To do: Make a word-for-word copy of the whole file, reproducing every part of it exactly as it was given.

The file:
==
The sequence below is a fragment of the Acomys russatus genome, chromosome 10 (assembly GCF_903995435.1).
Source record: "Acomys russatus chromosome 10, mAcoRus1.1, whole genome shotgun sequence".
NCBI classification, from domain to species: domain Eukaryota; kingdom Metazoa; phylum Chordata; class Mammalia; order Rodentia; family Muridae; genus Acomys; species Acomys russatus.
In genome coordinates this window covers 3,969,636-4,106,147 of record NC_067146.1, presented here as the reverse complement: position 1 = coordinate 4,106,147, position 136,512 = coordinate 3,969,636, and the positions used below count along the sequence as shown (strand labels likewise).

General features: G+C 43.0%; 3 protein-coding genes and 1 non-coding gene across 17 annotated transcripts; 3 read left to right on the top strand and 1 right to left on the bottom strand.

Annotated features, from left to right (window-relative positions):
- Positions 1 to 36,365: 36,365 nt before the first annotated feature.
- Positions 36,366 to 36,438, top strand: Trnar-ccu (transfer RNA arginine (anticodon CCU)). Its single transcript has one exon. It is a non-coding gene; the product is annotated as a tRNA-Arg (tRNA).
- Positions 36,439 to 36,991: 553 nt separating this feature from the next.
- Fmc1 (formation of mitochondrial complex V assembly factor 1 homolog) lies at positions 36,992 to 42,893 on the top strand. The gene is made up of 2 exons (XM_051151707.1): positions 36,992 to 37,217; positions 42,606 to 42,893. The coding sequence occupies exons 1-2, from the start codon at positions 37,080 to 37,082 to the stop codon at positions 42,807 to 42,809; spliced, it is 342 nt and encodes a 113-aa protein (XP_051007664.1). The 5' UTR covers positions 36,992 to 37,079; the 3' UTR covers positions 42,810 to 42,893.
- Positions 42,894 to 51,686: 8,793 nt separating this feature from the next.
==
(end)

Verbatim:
The sequence below is a fragment of the Acomys russatus genome, chromosome 10 (assembly GCF_903995435.1).
Source record: "Acomys russatus chromosome 10, mAcoRus1.1, whole genome shotgun sequence".
NCBI classification, from domain to species: domain Eukaryota; kingdom Metazoa; phylum Chordata; class Mammalia; order Rodentia; family Muridae; genus Acomys; species Acomys russatus.
In genome coordinates this window covers 3,969,636-4,106,147 of record NC_067146.1, presented here as the reverse complement: position 1 = coordinate 4,106,147, position 136,512 = coordinate 3,969,636, and the positions used below count along the sequence as shown (strand labels likewise).

General features: G+C 43.0%; 3 protein-coding genes and 1 non-coding gene across 17 annotated transcripts; 3 read left to right on the top strand and 1 right to left on the bottom strand.

Annotated features, from left to right (window-relative positions):
- Positions 1 to 36,365: 36,365 nt before the first annotated feature.
- Positions 36,366 to 36,438, top strand: Trnar-ccu (transfer RNA arginine (anticodon CCU)). Its single transcript has one exon. It is a non-coding gene; the product is annotated as a tRNA-Arg (tRNA).
- Positions 36,439 to 36,991: 553 nt separating this feature from the next.
- Fmc1 (formation of mitochondrial complex V assembly factor 1 homolog) lies at positions 36,992 to 42,893 on the top strand. The gene is made up of 2 exons (XM_051151707.1): positions 36,992 to 37,217; positions 42,606 to 42,893. The coding sequence occupies exons 1-2, from the start codon at positions 37,080 to 37,082 to the stop codon at positions 42,807 to 42,809; spliced, it is 342 nt and encodes a 113-aa protein (XP_051007664.1). The 5' UTR covers positions 36,992 to 37,079; the 3' UTR covers positions 42,810 to 42,893.
- Positions 42,894 to 51,686: 8,793 nt separating this feature from the next.